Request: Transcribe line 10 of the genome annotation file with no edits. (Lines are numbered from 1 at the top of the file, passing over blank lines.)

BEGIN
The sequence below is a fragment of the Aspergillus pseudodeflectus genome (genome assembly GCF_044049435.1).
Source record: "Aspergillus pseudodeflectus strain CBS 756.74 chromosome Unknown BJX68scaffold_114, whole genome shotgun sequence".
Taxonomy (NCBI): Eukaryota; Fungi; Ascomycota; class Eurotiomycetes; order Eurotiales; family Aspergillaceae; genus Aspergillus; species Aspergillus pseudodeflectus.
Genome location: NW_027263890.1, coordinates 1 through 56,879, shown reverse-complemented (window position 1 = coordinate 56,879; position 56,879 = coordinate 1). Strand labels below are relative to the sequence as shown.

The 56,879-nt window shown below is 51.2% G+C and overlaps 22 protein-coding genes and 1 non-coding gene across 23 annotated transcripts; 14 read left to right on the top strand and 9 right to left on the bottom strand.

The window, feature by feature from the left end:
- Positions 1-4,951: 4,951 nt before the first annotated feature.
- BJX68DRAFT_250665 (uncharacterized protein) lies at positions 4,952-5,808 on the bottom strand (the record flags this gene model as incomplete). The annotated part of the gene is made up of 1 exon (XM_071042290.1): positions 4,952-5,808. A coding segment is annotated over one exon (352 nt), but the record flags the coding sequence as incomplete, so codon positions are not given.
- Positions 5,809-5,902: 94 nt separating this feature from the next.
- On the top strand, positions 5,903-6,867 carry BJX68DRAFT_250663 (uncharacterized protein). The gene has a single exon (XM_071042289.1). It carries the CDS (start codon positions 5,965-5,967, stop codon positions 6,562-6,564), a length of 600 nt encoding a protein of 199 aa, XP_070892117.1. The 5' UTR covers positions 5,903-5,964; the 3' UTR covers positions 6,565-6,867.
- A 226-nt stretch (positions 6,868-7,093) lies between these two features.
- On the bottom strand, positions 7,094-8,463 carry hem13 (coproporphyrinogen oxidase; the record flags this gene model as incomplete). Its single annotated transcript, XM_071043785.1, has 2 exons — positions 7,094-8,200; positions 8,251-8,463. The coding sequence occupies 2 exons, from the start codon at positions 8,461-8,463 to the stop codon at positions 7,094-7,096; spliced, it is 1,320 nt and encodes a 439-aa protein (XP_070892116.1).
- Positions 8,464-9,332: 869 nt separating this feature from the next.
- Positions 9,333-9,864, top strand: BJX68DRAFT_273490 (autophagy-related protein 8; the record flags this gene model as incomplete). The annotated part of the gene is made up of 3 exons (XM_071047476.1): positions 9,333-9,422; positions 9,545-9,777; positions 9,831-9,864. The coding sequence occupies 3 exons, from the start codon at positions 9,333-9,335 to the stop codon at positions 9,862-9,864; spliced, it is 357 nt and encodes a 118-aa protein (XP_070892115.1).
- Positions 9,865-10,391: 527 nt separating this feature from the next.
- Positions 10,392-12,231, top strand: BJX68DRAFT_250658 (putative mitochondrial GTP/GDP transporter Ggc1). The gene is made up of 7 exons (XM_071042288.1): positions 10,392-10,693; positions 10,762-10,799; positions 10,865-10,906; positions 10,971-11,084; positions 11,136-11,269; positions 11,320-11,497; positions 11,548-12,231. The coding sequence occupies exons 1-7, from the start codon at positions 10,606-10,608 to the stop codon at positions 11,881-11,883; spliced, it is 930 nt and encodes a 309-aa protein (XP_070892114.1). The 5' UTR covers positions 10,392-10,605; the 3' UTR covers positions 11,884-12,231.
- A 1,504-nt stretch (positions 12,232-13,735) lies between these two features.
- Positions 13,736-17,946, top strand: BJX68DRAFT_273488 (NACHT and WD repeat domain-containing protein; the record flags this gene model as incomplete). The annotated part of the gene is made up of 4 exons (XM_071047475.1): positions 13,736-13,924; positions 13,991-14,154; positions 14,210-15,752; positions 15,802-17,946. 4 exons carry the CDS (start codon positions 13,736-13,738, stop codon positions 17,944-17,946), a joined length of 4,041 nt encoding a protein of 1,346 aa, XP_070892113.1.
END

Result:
- On the top strand, positions 5,903-6,867 carry BJX68DRAFT_250663 (uncharacterized protein). The gene has a single exon (XM_071042289.1). It carries the CDS (start codon positions 5,965-5,967, stop codon positions 6,562-6,564), a length of 600 nt encoding a protein of 199 aa, XP_070892117.1. The 5' UTR covers positions 5,903-5,964; the 3' UTR covers positions 6,565-6,867.